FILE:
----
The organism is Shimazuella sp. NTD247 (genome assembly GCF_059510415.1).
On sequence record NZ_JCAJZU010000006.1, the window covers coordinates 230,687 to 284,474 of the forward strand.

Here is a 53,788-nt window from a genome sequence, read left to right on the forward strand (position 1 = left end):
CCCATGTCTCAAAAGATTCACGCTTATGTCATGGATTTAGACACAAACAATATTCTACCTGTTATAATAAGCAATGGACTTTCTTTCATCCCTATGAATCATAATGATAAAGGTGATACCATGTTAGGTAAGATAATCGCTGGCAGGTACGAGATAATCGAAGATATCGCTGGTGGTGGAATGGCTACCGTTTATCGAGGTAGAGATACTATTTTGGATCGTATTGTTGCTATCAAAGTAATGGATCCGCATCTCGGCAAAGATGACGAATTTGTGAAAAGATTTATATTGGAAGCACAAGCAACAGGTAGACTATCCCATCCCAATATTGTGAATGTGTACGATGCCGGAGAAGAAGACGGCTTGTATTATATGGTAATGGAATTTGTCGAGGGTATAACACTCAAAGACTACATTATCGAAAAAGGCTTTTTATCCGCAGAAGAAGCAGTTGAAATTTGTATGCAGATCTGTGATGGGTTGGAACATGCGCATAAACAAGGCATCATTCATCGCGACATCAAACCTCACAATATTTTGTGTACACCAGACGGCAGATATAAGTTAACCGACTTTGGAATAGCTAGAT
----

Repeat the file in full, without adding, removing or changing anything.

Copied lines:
The organism is Shimazuella sp. NTD247 (genome assembly GCF_059510415.1).
On sequence record NZ_JCAJZU010000006.1, the window covers coordinates 230,687 to 284,474 of the forward strand.

Here is a 53,788-nt window from a genome sequence, read left to right on the forward strand (position 1 = left end):
CCCATGTCTCAAAAGATTCACGCTTATGTCATGGATTTAGACACAAACAATATTCTACCTGTTATAATAAGCAATGGACTTTCTTTCATCCCTATGAATCATAATGATAAAGGTGATACCATGTTAGGTAAGATAATCGCTGGCAGGTACGAGATAATCGAAGATATCGCTGGTGGTGGAATGGCTACCGTTTATCGAGGTAGAGATACTATTTTGGATCGTATTGTTGCTATCAAAGTAATGGATCCGCATCTCGGCAAAGATGACGAATTTGTGAAAAGATTTATATTGGAAGCACAAGCAACAGGTAGACTATCCCATCCCAATATTGTGAATGTGTACGATGCCGGAGAAGAAGACGGCTTGTATTATATGGTAATGGAATTTGTCGAGGGTATAACACTCAAAGACTACATTATCGAAAAAGGCTTTTTATCCGCAGAAGAAGCAGTTGAAATTTGTATGCAGATCTGTGATGGGTTGGAACATGCGCATAAACAAGGCATCATTCATCGCGACATCAAACCTCACAATATTTTGTGTACACCAGACGGCAGATATAAGTTAACCGACTTTGGAATAGCTAGAT